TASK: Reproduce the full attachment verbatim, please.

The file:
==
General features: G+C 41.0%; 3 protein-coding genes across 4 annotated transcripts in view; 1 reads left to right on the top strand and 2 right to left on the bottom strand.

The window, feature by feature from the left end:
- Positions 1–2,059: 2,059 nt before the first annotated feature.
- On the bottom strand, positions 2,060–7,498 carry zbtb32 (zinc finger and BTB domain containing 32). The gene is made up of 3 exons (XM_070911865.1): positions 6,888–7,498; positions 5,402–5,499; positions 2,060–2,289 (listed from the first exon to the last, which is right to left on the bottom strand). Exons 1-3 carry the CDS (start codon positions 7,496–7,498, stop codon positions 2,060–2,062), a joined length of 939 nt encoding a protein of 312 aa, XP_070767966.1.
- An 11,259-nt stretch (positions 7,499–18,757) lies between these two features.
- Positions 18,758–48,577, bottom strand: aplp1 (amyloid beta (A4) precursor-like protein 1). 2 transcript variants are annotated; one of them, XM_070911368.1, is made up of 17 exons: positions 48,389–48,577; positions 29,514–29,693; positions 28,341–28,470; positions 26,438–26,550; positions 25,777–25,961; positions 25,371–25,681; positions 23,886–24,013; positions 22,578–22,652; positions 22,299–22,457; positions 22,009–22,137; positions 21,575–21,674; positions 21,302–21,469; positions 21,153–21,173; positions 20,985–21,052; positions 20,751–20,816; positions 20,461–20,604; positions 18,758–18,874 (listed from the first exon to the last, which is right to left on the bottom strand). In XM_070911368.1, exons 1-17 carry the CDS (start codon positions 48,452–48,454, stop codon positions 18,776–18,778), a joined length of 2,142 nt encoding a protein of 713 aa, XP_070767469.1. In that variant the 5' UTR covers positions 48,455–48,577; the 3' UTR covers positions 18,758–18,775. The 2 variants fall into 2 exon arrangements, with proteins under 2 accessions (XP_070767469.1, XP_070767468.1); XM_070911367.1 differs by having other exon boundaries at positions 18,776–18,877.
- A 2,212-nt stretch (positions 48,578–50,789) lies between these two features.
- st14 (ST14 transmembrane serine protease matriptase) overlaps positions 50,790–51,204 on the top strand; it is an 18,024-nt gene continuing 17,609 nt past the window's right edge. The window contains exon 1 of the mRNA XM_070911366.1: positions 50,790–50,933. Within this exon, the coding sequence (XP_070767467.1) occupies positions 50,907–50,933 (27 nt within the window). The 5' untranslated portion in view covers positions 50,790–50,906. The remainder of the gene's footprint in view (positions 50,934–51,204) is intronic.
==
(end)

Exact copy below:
General features: G+C 41.0%; 3 protein-coding genes across 4 annotated transcripts in view; 1 reads left to right on the top strand and 2 right to left on the bottom strand.

The window, feature by feature from the left end:
- Positions 1–2,059: 2,059 nt before the first annotated feature.
- On the bottom strand, positions 2,060–7,498 carry zbtb32 (zinc finger and BTB domain containing 32). The gene is made up of 3 exons (XM_070911865.1): positions 6,888–7,498; positions 5,402–5,499; positions 2,060–2,289 (listed from the first exon to the last, which is right to left on the bottom strand). Exons 1-3 carry the CDS (start codon positions 7,496–7,498, stop codon positions 2,060–2,062), a joined length of 939 nt encoding a protein of 312 aa, XP_070767966.1.
- An 11,259-nt stretch (positions 7,499–18,757) lies between these two features.
- Positions 18,758–48,577, bottom strand: aplp1 (amyloid beta (A4) precursor-like protein 1). 2 transcript variants are annotated; one of them, XM_070911368.1, is made up of 17 exons: positions 48,389–48,577; positions 29,514–29,693; positions 28,341–28,470; positions 26,438–26,550; positions 25,777–25,961; positions 25,371–25,681; positions 23,886–24,013; positions 22,578–22,652; positions 22,299–22,457; positions 22,009–22,137; positions 21,575–21,674; positions 21,302–21,469; positions 21,153–21,173; positions 20,985–21,052; positions 20,751–20,816; positions 20,461–20,604; positions 18,758–18,874 (listed from the first exon to the last, which is right to left on the bottom strand). In XM_070911368.1, exons 1-17 carry the CDS (start codon positions 48,452–48,454, stop codon positions 18,776–18,778), a joined length of 2,142 nt encoding a protein of 713 aa, XP_070767469.1. In that variant the 5' UTR covers positions 48,455–48,577; the 3' UTR covers positions 18,758–18,775. The 2 variants fall into 2 exon arrangements, with proteins under 2 accessions (XP_070767469.1, XP_070767468.1); XM_070911367.1 differs by having other exon boundaries at positions 18,776–18,877.
- A 2,212-nt stretch (positions 48,578–50,789) lies between these two features.
- st14 (ST14 transmembrane serine protease matriptase) overlaps positions 50,790–51,204 on the top strand; it is an 18,024-nt gene continuing 17,609 nt past the window's right edge. The window contains exon 1 of the mRNA XM_070911366.1: positions 50,790–50,933. Within this exon, the coding sequence (XP_070767467.1) occupies positions 50,907–50,933 (27 nt within the window). The 5' untranslated portion in view covers positions 50,790–50,906. The remainder of the gene's footprint in view (positions 50,934–51,204) is intronic.